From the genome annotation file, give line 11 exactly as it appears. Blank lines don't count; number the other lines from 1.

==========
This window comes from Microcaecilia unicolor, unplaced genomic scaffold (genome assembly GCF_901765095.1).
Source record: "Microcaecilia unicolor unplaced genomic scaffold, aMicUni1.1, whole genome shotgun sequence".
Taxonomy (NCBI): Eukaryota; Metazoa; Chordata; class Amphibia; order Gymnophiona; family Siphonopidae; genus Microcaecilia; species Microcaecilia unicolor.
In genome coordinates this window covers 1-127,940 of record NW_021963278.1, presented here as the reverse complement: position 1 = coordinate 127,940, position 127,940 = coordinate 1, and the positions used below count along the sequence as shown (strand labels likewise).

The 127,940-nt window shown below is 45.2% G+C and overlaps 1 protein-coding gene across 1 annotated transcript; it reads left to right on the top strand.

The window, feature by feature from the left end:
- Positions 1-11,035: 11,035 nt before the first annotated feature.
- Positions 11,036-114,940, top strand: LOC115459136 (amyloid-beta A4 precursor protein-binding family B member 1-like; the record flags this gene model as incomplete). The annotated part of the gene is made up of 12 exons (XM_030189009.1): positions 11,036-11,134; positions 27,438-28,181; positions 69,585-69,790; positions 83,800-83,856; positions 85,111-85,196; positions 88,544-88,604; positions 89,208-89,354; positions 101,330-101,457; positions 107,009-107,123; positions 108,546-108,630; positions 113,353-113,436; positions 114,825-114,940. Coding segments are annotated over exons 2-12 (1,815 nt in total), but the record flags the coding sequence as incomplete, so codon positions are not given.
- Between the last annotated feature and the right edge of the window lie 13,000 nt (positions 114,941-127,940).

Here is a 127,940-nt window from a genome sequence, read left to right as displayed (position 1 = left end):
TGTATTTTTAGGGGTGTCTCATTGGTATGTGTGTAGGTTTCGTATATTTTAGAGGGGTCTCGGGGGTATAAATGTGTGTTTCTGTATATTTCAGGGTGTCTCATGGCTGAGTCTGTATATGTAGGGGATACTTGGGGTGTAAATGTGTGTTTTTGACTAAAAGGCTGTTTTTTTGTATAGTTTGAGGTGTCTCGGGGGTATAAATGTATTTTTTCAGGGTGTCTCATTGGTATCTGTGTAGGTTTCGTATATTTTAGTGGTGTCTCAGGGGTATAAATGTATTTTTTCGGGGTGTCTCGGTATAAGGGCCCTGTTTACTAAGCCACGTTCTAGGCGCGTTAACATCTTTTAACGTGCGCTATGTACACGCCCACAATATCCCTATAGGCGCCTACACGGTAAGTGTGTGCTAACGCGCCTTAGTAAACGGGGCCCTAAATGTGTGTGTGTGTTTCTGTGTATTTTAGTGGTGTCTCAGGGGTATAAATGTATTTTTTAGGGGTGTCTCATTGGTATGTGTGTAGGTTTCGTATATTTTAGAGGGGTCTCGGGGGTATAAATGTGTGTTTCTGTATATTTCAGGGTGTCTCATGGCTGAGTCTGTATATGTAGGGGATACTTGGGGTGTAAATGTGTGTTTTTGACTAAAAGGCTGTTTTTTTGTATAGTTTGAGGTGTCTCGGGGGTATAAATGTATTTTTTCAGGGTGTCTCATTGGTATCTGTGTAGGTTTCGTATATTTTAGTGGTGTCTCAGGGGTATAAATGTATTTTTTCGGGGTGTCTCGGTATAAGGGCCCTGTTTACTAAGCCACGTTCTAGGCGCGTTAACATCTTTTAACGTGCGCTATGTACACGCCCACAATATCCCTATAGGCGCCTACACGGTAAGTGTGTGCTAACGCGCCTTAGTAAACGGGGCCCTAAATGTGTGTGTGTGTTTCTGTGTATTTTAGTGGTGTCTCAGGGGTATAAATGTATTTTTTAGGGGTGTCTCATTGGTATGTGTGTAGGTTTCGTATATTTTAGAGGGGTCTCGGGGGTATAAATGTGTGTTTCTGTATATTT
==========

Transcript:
TGTATTTTTAGGGGTGTCTCATTGGTATGTGTGTAGGTTTCGTATATTTTAGAGGGGTCTCGGGGGTATAAATGTGTGTTTCTGTATATTTCAGGGTGTCTCATGGCTGAGTCTGTATATGTAGGGGATACTTGGGGTGTAAATGTGTGTTTTTGACTAAAAGGCTGTTTTTTTGTATAGTTTGAGGTGTCTCGGGGGTATAAATGTATTTTTTCAGGGTGTCTCATTGGTATCTGTGTAGGTTTCGTATATTTTAGTGGTGTCTCAGGGGTATAAATGTATTTTTTCGGGGTGTCTCGGTATAAGGGCCCTGTTTACTAAGCCACGTTCTAGGCGCGTTAACATCTTTTAACGTGCGCTATGTACACGCCCACAATATCCCTATAGGCGCCTACACGGTAAGTGTGTGCTAACGCGCCTTAGTAAACGGGGCCCTAAATGTGTGTGTGTGTTTCTGTGTATTTTAGTGGTGTCTCAGGGGTATAAATGTATTTTTTAGGGGTGTCTCATTGGTATGTGTGTAGGTTTCGTATATTTTAGAGGGGTCTCGGGGGTATAAATGTGTGTTTCTGTATATTTCAGGGTGTCTCATGGCTGAGTCTGTATATGTAGGGGATACTTGGGGTGTAAATGTGTGTTTTTGACTAAAAGGCTGTTTTTTTGTATAGTTTGAGGTGTCTCGGGGGTATAAATGTATTTTTTCAGGGTGTCTCATTGGTATCTGTGTAGGTTTCGTATATTTTAGTGGTGTCTCAGGGGTATAAATGTATTTTTTCGGGGTGTCTCGGTATAAGGGCCCTGTTTACTAAGCCACGTTCTAGGCGCGTTAACATCTTTTAACGTGCGCTATGTACACGCCCACAATATCCCTATAGGCGCCTACACGGTAAGTGTGTGCTAACGCGCCTTAGTAAACGGGGCCCTAAATGTGTGTGTGTGTTTCTGTGTATTTTAGTGGTGTCTCAGGGGTATAAATGTATTTTTTAGGGGTGTCTCATTGGTATGTGTGTAGGTTTCGTATATTTTAGAGGGGTCTCGGGGGTATAAATGTGTGTTTCTGTATATTT